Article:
Box 2.7. SRES-based land-use and land-cover characterisations
Future land use was estimated by most of the IAMs used to characterise the SRES storylines, but estimates for any one storyline are model-dependent, and therefore vary widely. For example, under the B2 storyline, the change in the global area of grassland between 1990 and 2050 varies between -49 and +628 million ha (Mha), with the marker scenario giving a change of +167 Mha (Naki´cenovi´c et al., 2000). The IAM used to characterise the A2 marker scenario did not include land-cover change, so changes under the A1 scenario were assumed to apply also to A2. Given the differences in socio-economic drivers between A1 and A2 that can affect land-use change, this assumption is not appropriate. Nor do the SRES land-cover scenarios include the effect of climate change on future land cover. This lack of internal consistency will especially affect the representation of agricultural land use, where changes in crop productivity play an important role (Ewert et al., 2005; Audsley et al., 2006). A proportional approach to downscaling the SRES land-cover scenarios has been applied to global ecosystem modelling (Arnell et al., 2004) by assuming uniform rates of change everywhere within an SRES macro-region. In practice, however, land-cover change is likely to be greatest where population and population growth rates are greatest. A mismatch was also found in some of the SRES storylines, and for some regions, between recent trends and projected trends for cropland and forestry (Arnell et al., 2004).
More sophisticated downscaling of the SRES scenarios has been undertaken at the regional scale within Europe (Kankaanpää and Carter, 2004; Ewert et al., 2005; Rounsevell et al., 2005, 2006; Abildtrup et al., 2006; Audsley et al., 2006; van Meijl et al., 2006). These analyses highlighted the potential role of non-climate change drivers in future land-use change. Indeed, climate change was shown in many examples to have a negligible effect on land use compared with socio-economic change (Schröter et al., 2005b). Technology, especially as it affects crop yield development, is an important determinant of future agricultural land use (and much more important than climate change), contributing to declines in agricultural areas of both cropland and grassland by as much as 50% by 2080 under the A1FI and A2 scenarios (Rounsevell et al., 2006). Such declines in land use did not occur within the B2 scenario, which assumes more extensive agricultural management, such as ‘organic’ production systems, or the widespread substitution of agricultural food and fibre production by bioenergy crops. This highlights the role of policy decisions in moderating future land-use change. However, broad-scale changes often belie large potential differences in the spatial distribution of land-use change that can occur at the sub-regional scale (Schröter et al., 2005b; see also Figure 2.7), and these spatial patterns may have greater effects on CCIAV than the overall changes in land-use quantities (Metzger et al., 2006; Reidsma et al., 2006).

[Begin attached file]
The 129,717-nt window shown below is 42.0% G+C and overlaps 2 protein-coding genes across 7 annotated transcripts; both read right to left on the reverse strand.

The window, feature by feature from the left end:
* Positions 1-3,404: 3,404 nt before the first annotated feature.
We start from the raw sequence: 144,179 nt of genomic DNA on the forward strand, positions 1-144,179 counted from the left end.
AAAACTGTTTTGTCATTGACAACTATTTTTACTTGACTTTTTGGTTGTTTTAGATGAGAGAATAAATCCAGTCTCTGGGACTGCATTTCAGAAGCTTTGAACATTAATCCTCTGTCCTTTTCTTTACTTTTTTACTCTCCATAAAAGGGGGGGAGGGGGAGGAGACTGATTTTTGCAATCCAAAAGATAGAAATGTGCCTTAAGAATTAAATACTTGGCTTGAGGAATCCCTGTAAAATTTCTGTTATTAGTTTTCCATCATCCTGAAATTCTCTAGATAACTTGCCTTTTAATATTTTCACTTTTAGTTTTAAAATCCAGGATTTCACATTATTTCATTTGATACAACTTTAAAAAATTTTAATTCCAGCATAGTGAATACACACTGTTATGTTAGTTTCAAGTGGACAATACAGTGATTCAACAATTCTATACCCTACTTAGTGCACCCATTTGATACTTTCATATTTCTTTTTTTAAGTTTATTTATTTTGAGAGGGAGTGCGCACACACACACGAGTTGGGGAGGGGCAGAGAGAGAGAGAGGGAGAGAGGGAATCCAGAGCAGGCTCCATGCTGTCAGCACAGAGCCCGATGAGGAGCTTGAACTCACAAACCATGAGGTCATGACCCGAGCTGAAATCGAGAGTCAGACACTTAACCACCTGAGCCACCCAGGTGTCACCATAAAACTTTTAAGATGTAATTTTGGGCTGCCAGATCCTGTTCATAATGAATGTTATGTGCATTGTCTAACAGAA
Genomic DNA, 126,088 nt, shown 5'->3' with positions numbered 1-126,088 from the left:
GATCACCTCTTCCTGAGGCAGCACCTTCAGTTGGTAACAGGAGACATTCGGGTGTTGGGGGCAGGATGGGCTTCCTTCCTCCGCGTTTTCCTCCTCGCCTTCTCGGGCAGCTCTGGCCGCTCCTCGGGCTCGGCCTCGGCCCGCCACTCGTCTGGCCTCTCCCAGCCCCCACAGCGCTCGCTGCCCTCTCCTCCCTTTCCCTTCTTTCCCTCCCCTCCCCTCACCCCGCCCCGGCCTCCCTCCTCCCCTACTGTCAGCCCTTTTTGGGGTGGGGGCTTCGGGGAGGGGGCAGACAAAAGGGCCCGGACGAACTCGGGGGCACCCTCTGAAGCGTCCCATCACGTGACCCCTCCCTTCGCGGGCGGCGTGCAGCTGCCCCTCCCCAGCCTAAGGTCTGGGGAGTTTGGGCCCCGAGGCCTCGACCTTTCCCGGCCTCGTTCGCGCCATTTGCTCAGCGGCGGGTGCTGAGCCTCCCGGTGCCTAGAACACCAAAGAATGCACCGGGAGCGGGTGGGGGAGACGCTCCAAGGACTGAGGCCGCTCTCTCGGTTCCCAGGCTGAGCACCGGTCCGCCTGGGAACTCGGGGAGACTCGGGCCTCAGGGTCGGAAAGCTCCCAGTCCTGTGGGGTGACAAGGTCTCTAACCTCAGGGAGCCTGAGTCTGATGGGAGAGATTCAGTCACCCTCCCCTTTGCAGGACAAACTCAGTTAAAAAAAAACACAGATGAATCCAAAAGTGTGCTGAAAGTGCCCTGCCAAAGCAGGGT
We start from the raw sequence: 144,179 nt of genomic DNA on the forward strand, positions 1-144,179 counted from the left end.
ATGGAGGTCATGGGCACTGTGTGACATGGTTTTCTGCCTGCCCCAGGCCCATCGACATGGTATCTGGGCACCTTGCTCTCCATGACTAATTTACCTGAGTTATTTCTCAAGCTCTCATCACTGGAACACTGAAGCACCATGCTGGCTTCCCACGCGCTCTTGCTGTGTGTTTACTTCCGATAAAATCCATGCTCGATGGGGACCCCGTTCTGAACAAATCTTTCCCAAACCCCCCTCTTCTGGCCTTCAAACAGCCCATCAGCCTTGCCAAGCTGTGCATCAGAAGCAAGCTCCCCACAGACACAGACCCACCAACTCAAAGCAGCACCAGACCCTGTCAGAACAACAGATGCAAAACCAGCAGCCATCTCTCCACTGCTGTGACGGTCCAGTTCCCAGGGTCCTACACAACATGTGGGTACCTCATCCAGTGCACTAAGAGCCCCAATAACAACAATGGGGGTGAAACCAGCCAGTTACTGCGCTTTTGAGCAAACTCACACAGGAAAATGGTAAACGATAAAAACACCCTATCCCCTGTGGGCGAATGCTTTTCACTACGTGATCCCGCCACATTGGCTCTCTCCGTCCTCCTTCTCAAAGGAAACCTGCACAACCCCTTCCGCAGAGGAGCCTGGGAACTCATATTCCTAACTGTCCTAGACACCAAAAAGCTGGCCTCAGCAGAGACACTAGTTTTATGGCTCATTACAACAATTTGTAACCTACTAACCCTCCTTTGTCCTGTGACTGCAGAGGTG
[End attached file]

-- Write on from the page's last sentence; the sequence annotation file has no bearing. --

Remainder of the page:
Figure 2.7. Percentage change in cropland area (for food production) by 2080, compared with the baseline in 2000 for the four SRES storylines (A1FI, A2, B1, B2) with climate calculated by the HadCM3 AOGCM. From Schröter et al., 2005b. Reprinted with permission from AAAS.